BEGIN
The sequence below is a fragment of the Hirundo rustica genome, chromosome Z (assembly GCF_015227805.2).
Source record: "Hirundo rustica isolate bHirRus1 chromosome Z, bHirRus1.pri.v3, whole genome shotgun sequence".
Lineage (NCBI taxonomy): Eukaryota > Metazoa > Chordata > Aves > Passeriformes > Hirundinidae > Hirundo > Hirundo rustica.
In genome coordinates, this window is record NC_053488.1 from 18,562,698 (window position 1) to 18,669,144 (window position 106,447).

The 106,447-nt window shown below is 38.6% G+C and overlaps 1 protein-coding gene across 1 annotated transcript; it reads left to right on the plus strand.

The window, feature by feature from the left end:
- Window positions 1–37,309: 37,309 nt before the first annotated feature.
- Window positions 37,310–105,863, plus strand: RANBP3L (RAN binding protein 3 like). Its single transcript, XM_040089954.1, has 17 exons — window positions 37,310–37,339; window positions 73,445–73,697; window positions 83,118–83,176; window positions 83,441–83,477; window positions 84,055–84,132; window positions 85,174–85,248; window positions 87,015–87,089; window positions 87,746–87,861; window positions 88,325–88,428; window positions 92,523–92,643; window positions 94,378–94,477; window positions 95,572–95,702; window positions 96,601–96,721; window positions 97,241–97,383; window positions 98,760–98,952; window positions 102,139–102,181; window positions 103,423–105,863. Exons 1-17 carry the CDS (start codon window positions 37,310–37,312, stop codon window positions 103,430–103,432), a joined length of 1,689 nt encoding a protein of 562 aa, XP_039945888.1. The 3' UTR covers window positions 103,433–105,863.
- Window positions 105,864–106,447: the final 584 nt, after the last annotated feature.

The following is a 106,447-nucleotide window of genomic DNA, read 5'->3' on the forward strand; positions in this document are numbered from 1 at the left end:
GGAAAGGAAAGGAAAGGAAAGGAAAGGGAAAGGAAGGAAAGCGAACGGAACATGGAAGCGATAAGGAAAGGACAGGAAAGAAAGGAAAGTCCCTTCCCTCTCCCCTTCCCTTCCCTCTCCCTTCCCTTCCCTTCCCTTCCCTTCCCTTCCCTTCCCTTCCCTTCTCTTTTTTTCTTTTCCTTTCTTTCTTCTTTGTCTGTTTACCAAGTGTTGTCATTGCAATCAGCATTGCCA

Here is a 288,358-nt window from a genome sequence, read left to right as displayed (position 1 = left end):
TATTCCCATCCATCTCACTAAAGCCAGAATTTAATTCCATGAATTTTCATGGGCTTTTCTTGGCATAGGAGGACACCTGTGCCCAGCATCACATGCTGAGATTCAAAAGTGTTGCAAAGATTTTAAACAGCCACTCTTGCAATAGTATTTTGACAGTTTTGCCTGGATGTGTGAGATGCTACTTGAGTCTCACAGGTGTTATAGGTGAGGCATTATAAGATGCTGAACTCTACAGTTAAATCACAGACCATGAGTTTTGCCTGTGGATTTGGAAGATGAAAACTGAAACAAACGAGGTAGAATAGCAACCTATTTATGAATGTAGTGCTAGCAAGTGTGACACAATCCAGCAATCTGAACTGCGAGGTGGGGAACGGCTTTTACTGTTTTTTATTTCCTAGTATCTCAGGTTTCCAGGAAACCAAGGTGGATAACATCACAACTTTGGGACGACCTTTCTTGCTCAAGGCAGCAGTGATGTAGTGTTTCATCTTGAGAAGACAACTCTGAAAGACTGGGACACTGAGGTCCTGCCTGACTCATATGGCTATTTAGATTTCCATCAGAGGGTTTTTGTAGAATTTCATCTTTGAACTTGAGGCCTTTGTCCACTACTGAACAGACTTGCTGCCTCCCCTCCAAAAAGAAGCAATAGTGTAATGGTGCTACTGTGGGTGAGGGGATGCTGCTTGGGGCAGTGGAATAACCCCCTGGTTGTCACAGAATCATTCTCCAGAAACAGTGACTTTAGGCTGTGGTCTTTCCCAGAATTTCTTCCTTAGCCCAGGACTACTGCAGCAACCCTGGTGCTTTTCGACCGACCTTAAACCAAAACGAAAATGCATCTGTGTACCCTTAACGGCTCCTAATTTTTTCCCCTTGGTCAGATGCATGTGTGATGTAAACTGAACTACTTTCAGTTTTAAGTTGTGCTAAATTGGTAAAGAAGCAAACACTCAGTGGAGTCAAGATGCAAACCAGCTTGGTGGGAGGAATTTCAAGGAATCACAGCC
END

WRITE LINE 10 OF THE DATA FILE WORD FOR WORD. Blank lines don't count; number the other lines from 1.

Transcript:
The following is a 106,447-nucleotide window of genomic DNA, read 5'->3' on the forward strand; positions in this document are numbered from 1 at the left end: